NVIDIA and AMD may not be the only graphics giants that are cooking up multi-chip-module (MCM) GPU designs for its next-generation graphics cards. As hinted by a new patent application from the company spotted by Twitter user Underfox, Intel also appears to be toying around with the idea of making multiple GPU modules work within a single package as part of a new architecture that could enable greater performance, reduced manufacturing costs, and other benefits. The title of the patent application is “Position-Based Rendering Apparatus and Method for Multi-Die/GPU Graphics Processing.”
United States Application US20210272349 (FPO)
- Position-based rendering apparatus and method for multi-die/GPU graphics processing.
- A method comprising: dividing an image frame into a plurality of tiles; assigning a non-overlapping subset of the tiles to each of a plurality of graphics processors [et al.].
- A graphics processing system comprising: a plurality of graphics processors, each graphics processor assigned a non-overlapping subset of a plurality of tiles of an image frame, wherein each of the graphics processors is integrated on a separate semiconductor die and comprises a graphics pipeline for rendering the assigned subset of tiles [et al.].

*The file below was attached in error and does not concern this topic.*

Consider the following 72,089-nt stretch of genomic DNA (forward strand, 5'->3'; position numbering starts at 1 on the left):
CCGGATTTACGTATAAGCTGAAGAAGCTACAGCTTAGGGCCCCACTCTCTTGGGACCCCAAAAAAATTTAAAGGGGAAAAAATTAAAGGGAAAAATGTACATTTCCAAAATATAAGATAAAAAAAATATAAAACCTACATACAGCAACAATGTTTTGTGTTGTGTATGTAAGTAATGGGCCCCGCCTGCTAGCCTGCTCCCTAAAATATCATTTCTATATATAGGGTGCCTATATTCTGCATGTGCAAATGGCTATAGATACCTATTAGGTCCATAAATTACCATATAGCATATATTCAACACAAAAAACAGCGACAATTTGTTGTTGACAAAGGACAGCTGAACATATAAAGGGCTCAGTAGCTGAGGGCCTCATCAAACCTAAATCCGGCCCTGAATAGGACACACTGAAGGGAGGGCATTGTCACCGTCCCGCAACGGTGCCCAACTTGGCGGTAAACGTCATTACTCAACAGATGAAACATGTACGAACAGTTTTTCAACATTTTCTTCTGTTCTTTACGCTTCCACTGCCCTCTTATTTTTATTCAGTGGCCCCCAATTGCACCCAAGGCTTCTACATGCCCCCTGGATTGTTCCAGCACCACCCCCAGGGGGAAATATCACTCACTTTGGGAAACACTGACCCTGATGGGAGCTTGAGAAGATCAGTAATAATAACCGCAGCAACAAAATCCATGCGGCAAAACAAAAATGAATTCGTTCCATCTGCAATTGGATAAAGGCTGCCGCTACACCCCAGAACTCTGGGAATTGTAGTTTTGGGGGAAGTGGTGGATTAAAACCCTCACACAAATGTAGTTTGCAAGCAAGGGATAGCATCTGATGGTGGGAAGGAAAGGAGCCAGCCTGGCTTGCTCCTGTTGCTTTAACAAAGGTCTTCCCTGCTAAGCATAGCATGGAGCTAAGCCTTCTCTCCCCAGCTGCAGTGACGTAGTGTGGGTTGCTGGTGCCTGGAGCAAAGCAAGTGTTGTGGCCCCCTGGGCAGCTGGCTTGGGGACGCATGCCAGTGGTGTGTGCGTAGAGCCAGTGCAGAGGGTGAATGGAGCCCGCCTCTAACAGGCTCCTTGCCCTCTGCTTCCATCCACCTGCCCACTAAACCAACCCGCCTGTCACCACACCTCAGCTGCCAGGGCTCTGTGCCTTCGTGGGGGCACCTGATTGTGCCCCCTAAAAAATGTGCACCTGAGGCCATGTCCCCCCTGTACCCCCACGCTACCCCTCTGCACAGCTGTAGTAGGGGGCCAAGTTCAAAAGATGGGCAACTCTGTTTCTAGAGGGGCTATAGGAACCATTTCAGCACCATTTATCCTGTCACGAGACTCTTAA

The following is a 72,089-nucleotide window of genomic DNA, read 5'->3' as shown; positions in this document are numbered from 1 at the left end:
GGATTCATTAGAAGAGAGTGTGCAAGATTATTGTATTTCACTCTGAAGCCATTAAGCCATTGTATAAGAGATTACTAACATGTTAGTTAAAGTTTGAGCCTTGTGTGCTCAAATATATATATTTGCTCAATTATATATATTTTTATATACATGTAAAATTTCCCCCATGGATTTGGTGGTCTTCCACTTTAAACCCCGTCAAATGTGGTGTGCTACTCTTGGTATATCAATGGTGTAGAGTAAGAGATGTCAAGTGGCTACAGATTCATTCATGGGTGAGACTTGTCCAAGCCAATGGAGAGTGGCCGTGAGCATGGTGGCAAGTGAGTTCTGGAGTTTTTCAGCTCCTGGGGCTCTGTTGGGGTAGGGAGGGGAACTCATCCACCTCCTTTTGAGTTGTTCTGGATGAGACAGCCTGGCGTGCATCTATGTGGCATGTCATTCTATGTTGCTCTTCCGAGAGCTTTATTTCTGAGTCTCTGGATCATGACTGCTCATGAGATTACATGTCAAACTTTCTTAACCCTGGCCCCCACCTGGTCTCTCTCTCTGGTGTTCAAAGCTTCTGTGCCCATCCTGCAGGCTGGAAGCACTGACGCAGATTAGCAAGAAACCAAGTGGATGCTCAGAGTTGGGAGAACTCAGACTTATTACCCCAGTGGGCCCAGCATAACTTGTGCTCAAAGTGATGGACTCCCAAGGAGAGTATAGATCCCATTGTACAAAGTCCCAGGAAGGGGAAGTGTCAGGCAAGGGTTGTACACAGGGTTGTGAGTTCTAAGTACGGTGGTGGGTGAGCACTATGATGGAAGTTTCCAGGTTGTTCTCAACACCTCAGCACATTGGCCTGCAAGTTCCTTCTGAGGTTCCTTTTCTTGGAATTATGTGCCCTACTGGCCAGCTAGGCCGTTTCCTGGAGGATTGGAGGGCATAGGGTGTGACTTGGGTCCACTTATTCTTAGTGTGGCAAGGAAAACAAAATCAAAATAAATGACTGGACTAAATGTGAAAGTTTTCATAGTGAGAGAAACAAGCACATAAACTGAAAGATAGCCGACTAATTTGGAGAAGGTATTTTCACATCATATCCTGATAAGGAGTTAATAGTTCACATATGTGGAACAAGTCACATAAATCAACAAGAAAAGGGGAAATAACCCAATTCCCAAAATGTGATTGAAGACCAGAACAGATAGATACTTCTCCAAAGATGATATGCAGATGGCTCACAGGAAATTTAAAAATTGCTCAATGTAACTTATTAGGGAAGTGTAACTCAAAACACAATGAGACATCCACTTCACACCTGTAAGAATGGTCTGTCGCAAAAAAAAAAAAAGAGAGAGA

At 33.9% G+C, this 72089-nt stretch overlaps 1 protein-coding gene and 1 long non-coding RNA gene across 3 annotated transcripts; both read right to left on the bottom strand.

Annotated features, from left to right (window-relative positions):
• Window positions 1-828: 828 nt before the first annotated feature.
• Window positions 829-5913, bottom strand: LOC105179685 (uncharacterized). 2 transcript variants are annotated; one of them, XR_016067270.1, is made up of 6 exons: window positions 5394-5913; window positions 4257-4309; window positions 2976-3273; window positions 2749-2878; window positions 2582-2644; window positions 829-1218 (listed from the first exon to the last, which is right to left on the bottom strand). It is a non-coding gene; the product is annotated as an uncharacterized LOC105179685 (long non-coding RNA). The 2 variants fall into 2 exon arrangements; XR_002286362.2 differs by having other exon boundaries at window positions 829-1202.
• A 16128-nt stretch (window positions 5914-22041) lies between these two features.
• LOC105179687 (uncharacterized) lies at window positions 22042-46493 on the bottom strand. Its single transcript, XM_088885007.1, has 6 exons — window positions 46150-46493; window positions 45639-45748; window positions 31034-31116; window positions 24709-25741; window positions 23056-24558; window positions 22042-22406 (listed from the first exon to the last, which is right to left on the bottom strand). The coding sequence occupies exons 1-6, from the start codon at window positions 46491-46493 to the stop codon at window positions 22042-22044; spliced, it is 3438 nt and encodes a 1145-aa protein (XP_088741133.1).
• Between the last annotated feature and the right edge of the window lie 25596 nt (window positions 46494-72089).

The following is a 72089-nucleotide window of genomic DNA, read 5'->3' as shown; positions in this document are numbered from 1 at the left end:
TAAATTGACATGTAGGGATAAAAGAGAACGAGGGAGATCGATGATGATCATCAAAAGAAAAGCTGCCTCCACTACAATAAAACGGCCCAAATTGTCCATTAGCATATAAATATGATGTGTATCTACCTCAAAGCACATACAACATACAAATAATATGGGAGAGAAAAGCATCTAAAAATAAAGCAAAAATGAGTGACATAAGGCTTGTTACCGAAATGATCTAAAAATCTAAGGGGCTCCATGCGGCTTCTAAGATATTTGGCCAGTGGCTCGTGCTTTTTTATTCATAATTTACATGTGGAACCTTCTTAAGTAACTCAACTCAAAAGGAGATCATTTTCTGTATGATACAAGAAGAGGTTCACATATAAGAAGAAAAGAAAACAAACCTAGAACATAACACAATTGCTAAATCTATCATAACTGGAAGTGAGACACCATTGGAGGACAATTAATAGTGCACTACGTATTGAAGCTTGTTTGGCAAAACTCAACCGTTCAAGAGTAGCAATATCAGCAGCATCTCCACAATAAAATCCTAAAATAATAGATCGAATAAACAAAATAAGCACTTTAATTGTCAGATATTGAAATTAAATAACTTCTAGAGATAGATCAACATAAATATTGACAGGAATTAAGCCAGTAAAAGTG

Intel Patent Confirms Work On Multi-Chip-Module GPUs (Tom’s Hardware)
- […] the company frames the MCM as a whole approach as a required step to guide silicon designers away from manufacturability, scalability, and power delivery problems that arise from increasing die sizes in the eternal search for performance.
- It […] seems that Intel is looking at integrating tile-based checkerboard rendering (a feature used in today’s GPUs) alongside distributed vertex position calculation (out of the initial frame pass).
- […] it allows for designs that even include multiple graphics processors working in tandem or just sections of graphics processors.